Hybrid Soldier2016-07-05 00:19:22
Well, I don't think it's much different, in proportion it's the same thing...

Remember in the 90s he had to do scores quite short, even big action films were 90 min long...

Now when you have an Inception, POTC or whatever, it's always between 2 & 2,5 hours of music to write... And relatively less time to write them ! lol

Anonymous reply Replies: 9 || 2014-12-06 16:08:19
Zimmer made Such. An Epic. Arrangement. of Deliver Us for that last scene. My goodness. It gets me every time.


Mike2014-12-06 16:15:53
This is a sadly under-spoken-about score. It's probably one of my favorite Zimmer scores of the 1990s, and it uses his big, epic sound to really good effect. It just manages to complement the film really well, and it even has a nice Eastern flair sometimes.


Edmund Meinerts2014-12-06 23:43:12
This is something like my third-favorite Zimmer score. I don't think he ever quite managed to go as grandiose and BIG as this again, not even in Gladiator.

On a vaguely related note, wouldn't it have been hilarious if Ridley Scott had decided to reunite with Hans on Exodus: Gods and Kings of all things? :p


Hybrid Soldier2014-12-06 23:53:55
I would have loved to... :(


Adam2014-12-07 00:13:20
I would have loved that as well :(

Hey Hybrid, do you know why Ridley & Hans stopped working together? They were partners since Thelma & Louise. I mess their collaborations :'(


Ds2014-12-07 00:40:10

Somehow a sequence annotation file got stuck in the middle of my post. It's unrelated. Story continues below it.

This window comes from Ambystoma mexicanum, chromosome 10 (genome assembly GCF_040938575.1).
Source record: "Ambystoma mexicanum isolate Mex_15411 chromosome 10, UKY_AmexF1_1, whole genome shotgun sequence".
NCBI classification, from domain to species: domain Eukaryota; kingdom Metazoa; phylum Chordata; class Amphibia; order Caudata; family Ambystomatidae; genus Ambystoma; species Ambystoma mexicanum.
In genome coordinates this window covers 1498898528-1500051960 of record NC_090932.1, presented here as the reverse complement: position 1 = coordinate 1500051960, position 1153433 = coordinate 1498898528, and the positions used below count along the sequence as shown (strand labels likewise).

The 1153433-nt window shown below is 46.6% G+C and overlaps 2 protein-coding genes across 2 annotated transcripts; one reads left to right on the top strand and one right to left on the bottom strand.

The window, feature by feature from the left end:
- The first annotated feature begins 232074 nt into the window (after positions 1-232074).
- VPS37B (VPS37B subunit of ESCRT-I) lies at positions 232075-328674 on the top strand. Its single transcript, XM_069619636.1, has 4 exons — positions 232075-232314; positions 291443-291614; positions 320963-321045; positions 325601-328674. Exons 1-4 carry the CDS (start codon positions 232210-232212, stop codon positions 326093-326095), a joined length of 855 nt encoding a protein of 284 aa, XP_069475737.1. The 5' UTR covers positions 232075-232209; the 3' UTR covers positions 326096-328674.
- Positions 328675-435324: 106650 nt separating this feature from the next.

Edmund, I think PotC 3 and King Arthur are even BIGGER than this one :-)


Edmund Meinerts2014-12-07 02:08:36
Funny that you mention those two, Ds, they're my other two favorite Zimmer scores. ;)

Yeah, they're both pretty massive, but more in an action-score kind of way. I don't think King Arthur in particular hits quite the same grandly religious heights as Prince of Egypt. For overall size At World's End wins everything, though.


NM2014-12-07 09:07:50
Nice to see some appreciation for this score. I really love it.


Hybrid Soldier2014-12-07 09:10:39
Hans & Ridley isn't gonna happen ever again. They keep talking about each other a lot in interviews & stuff, they are still in contact, phoning or dining from time to time...

But the look on Hans' face when I asked him said it all... He just said they were "out of synch"...


Anonymous2015-01-07 22:36:28
Oh good grief. When "you" asked him?? LOL

Mike reply Replies: 0 || 2014-07-29 19:54:28
Good to see this one up here!

NM reply Replies: 0 || 2014-07-25 18:00:38
The theme for the two brothers is heartbreaking, I wish this score got more attention. There's some really great thematic writing.

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The Prince Of Egypt (Complete Score) soundtrack - Hans Zimmer 1998